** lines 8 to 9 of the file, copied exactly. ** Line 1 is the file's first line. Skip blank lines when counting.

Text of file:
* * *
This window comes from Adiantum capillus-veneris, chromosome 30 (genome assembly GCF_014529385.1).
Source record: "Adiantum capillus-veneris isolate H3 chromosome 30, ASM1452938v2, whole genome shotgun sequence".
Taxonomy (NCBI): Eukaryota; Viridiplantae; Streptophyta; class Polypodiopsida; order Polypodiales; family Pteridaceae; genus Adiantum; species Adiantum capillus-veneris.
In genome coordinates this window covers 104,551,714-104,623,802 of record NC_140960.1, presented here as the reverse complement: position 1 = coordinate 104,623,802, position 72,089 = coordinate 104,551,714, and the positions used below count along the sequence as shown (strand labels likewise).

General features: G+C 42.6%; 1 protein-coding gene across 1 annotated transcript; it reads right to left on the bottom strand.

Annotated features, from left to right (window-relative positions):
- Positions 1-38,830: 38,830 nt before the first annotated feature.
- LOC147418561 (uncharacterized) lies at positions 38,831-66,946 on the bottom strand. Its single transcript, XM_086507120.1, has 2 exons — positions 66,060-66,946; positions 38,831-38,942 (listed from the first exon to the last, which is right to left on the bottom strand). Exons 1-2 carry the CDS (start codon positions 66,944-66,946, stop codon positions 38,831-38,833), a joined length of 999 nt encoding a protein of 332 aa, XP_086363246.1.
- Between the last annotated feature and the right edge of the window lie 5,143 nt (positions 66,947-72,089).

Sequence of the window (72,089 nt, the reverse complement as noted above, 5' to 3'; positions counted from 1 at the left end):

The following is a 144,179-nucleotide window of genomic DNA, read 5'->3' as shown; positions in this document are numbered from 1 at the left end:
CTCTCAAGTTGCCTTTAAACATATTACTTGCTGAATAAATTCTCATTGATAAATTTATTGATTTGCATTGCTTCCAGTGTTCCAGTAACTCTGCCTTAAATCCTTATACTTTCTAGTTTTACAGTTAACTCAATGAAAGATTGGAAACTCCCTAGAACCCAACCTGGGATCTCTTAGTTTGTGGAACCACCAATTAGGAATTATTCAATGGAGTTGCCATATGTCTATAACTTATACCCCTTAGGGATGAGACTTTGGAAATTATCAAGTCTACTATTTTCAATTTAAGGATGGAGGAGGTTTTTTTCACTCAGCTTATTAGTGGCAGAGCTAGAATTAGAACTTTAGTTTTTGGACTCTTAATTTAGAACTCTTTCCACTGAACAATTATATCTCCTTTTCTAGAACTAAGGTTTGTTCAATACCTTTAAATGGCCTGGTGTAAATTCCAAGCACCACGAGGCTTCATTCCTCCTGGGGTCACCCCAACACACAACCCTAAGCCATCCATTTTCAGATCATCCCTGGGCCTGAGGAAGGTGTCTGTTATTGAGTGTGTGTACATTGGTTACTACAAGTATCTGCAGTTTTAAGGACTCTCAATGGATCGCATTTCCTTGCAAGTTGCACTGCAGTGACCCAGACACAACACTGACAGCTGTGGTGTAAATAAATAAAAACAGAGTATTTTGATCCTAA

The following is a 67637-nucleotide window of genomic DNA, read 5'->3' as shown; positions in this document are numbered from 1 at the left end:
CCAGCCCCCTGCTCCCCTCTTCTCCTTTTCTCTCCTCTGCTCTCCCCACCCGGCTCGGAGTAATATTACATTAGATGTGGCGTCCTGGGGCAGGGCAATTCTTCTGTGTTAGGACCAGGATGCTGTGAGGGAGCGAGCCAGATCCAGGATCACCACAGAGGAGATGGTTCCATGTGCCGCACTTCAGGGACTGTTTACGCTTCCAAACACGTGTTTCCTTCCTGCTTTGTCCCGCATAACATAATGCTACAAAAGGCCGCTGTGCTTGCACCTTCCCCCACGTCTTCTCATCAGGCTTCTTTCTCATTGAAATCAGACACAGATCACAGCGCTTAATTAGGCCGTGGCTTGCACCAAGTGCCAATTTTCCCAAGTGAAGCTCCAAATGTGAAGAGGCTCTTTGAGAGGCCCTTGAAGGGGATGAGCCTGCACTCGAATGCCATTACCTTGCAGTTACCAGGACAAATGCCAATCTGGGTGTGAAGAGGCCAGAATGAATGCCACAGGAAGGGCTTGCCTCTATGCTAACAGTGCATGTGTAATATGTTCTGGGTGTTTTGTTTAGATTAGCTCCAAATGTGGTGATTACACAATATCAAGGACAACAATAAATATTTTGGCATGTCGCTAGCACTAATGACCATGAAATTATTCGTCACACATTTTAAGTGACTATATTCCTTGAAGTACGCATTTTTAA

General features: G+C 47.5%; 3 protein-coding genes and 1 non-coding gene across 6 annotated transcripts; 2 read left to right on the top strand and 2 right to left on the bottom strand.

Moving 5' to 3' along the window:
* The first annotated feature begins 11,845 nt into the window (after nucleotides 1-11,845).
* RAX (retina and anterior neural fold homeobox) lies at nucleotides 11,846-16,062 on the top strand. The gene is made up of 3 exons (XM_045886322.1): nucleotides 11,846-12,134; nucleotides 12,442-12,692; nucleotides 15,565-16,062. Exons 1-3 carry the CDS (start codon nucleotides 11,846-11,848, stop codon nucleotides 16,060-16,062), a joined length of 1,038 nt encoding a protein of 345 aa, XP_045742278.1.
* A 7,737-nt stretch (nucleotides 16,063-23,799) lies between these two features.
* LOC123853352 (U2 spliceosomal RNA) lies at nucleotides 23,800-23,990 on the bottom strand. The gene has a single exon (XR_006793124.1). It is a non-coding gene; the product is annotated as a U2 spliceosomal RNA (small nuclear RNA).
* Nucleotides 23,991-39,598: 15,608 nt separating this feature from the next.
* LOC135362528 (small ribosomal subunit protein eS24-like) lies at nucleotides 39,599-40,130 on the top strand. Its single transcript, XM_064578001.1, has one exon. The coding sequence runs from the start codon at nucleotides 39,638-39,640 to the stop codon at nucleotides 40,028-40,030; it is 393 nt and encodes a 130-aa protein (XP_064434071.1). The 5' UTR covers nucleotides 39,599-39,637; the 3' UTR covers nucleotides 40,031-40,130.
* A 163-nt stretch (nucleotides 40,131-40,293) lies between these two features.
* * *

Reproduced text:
- LOC147418561 (uncharacterized) lies at positions 38,831-66,946 on the bottom strand. Its single transcript, XM_086507120.1, has 2 exons — positions 66,060-66,946; positions 38,831-38,942 (listed from the first exon to the last, which is right to left on the bottom strand). Exons 1-2 carry the CDS (start codon positions 66,944-66,946, stop codon positions 38,831-38,833), a joined length of 999 nt encoding a protein of 332 aa, XP_086363246.1.
- Between the last annotated feature and the right edge of the window lie 5,143 nt (positions 66,947-72,089).